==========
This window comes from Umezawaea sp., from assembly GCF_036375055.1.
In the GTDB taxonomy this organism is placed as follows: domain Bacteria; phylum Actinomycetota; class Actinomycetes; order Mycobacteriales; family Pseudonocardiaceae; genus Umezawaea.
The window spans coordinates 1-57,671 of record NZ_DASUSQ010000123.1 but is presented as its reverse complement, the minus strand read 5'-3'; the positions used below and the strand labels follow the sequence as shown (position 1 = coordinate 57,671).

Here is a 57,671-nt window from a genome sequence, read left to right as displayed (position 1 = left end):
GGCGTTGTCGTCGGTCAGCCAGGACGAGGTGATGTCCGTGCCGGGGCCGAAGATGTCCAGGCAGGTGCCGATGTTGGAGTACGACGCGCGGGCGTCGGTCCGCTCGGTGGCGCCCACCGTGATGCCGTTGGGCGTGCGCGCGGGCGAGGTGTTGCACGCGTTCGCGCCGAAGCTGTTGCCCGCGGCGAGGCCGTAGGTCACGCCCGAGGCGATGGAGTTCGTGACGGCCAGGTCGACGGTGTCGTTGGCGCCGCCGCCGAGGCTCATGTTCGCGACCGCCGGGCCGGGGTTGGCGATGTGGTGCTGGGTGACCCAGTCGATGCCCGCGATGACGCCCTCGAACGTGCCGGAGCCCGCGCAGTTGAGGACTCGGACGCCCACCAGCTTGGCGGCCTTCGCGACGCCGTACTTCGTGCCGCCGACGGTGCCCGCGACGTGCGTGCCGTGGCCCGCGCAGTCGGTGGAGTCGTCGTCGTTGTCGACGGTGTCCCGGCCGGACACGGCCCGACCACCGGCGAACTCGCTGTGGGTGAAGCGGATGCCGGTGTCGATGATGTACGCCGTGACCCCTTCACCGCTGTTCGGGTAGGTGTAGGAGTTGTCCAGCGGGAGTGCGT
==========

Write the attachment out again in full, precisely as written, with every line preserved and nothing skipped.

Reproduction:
This window comes from Umezawaea sp., from assembly GCF_036375055.1.
In the GTDB taxonomy this organism is placed as follows: domain Bacteria; phylum Actinomycetota; class Actinomycetes; order Mycobacteriales; family Pseudonocardiaceae; genus Umezawaea.
The window spans coordinates 1-57,671 of record NZ_DASUSQ010000123.1 but is presented as its reverse complement, the minus strand read 5'-3'; the positions used below and the strand labels follow the sequence as shown (position 1 = coordinate 57,671).

Here is a 57,671-nt window from a genome sequence, read left to right as displayed (position 1 = left end):
GGCGTTGTCGTCGGTCAGCCAGGACGAGGTGATGTCCGTGCCGGGGCCGAAGATGTCCAGGCAGGTGCCGATGTTGGAGTACGACGCGCGGGCGTCGGTCCGCTCGGTGGCGCCCACCGTGATGCCGTTGGGCGTGCGCGCGGGCGAGGTGTTGCACGCGTTCGCGCCGAAGCTGTTGCCCGCGGCGAGGCCGTAGGTCACGCCCGAGGCGATGGAGTTCGTGACGGCCAGGTCGACGGTGTCGTTGGCGCCGCCGCCGAGGCTCATGTTCGCGACCGCCGGGCCGGGGTTGGCGATGTGGTGCTGGGTGACCCAGTCGATGCCCGCGATGACGCCCTCGAACGTGCCGGAGCCCGCGCAGTTGAGGACTCGGACGCCCACCAGCTTGGCGGCCTTCGCGACGCCGTACTTCGTGCCGCCGACGGTGCCCGCGACGTGCGTGCCGTGGCCCGCGCAGTCGGTGGAGTCGTCGTCGTTGTCGACGGTGTCCCGGCCGGACACGGCCCGACCACCGGCGAACTCGCTGTGGGTGAAGCGGATGCCGGTGTCGATGATGTACGCCGTGACCCCTTCACCGCTGTTCGGGTAGGTGTAGGAGTTGTCCAGCGGGAGTGCGT